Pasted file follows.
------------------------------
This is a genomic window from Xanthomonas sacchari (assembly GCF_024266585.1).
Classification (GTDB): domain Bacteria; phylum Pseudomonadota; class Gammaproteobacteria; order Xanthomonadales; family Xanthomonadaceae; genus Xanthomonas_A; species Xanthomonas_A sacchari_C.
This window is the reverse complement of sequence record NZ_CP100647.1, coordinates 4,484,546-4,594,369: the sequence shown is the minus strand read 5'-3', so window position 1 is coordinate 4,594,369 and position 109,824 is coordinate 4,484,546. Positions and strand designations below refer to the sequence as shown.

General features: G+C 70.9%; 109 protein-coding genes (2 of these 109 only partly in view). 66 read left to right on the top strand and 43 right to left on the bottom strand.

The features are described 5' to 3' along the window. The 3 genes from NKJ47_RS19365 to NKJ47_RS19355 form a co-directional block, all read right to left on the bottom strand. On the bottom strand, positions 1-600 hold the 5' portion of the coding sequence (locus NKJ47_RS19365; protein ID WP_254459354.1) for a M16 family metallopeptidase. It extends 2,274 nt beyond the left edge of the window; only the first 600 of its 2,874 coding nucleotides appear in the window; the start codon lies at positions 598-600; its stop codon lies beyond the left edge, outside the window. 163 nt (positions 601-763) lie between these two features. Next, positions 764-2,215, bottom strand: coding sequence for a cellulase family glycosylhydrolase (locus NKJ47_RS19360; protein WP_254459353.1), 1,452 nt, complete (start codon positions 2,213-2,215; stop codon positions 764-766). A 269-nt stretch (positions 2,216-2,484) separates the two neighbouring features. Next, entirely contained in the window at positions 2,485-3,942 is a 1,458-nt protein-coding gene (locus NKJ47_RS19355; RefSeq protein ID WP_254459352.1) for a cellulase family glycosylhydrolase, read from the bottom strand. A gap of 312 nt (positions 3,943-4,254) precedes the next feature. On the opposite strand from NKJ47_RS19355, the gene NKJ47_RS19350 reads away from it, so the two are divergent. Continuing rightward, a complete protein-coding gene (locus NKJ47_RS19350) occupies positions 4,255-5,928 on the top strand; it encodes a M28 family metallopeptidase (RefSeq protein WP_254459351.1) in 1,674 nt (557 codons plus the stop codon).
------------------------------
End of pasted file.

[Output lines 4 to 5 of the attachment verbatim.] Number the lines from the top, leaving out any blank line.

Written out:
General features: G+C 70.9%; 109 protein-coding genes (2 of these 109 only partly in view). 66 read left to right on the top strand and 43 right to left on the bottom strand.

The features are described 5' to 3' along the window. The 3 genes from NKJ47_RS19365 to NKJ47_RS19355 form a co-directional block, all read right to left on the bottom strand. On the bottom strand, positions 1-600 hold the 5' portion of the coding sequence (locus NKJ47_RS19365; protein ID WP_254459354.1) for a M16 family metallopeptidase. It extends 2,274 nt beyond the left edge of the window; only the first 600 of its 2,874 coding nucleotides appear in the window; the start codon lies at positions 598-600; its stop codon lies beyond the left edge, outside the window. 163 nt (positions 601-763) lie between these two features. Next, positions 764-2,215, bottom strand: coding sequence for a cellulase family glycosylhydrolase (locus NKJ47_RS19360; protein WP_254459353.1), 1,452 nt, complete (start codon positions 2,213-2,215; stop codon positions 764-766). A 269-nt stretch (positions 2,216-2,484) separates the two neighbouring features. Next, entirely contained in the window at positions 2,485-3,942 is a 1,458-nt protein-coding gene (locus NKJ47_RS19355; RefSeq protein ID WP_254459352.1) for a cellulase family glycosylhydrolase, read from the bottom strand. A gap of 312 nt (positions 3,943-4,254) precedes the next feature. On the opposite strand from NKJ47_RS19355, the gene NKJ47_RS19350 reads away from it, so the two are divergent. Continuing rightward, a complete protein-coding gene (locus NKJ47_RS19350) occupies positions 4,255-5,928 on the top strand; it encodes a M28 family metallopeptidase (RefSeq protein WP_254459351.1) in 1,674 nt (557 codons plus the stop codon).